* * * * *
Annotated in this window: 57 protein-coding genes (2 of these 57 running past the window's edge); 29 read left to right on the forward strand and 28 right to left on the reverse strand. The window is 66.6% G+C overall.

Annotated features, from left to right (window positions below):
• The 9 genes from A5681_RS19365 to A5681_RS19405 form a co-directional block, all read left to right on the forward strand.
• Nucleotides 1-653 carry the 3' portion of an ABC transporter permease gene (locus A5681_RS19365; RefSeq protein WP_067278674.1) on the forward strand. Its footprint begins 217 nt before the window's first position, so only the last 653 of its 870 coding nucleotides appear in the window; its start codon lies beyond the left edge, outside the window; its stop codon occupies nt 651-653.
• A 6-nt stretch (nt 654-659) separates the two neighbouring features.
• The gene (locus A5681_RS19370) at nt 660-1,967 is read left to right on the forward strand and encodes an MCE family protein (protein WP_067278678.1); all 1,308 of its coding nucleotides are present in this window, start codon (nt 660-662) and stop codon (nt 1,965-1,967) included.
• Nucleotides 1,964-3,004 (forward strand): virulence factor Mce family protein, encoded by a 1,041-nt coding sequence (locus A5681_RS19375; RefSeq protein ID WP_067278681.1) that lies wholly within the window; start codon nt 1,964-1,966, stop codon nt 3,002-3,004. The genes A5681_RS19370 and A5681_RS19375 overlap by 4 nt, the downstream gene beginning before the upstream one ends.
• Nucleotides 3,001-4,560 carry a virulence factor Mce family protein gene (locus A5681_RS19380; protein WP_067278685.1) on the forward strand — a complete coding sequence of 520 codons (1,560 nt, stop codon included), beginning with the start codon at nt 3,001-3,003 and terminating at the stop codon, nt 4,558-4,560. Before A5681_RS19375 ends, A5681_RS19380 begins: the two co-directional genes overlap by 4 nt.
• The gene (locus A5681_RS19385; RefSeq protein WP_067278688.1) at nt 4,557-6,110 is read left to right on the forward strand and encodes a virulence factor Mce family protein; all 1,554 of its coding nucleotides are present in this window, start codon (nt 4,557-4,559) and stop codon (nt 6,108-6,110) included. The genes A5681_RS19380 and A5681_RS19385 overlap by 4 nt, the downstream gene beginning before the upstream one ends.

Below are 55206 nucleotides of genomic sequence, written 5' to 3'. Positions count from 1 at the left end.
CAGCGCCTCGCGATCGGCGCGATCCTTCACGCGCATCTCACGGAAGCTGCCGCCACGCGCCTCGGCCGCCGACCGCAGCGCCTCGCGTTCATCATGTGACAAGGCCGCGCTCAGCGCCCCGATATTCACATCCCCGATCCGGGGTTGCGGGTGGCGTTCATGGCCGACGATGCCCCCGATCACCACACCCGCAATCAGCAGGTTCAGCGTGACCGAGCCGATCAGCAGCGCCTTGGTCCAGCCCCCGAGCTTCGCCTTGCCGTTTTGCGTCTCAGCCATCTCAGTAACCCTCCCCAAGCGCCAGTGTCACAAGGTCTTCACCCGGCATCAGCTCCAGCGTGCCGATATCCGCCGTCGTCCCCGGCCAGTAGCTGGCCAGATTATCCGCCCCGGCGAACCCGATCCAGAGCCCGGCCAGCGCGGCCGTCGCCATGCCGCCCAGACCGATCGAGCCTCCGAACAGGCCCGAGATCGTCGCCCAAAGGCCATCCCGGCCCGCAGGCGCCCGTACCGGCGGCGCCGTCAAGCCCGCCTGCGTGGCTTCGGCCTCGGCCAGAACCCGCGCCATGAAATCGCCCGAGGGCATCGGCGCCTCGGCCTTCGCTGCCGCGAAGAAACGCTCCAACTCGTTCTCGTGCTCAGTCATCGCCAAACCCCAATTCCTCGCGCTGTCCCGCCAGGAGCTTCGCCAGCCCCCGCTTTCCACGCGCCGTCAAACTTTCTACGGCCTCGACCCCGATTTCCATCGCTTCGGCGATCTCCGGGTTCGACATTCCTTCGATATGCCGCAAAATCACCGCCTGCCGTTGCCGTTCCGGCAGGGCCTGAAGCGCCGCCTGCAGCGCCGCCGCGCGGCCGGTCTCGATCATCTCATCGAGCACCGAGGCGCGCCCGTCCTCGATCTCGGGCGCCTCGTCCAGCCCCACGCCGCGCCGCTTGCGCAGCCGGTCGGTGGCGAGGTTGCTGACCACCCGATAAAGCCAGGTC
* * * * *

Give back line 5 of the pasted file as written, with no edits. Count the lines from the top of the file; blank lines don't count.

• A 6-nt stretch (nt 654-659) separates the two neighbouring features.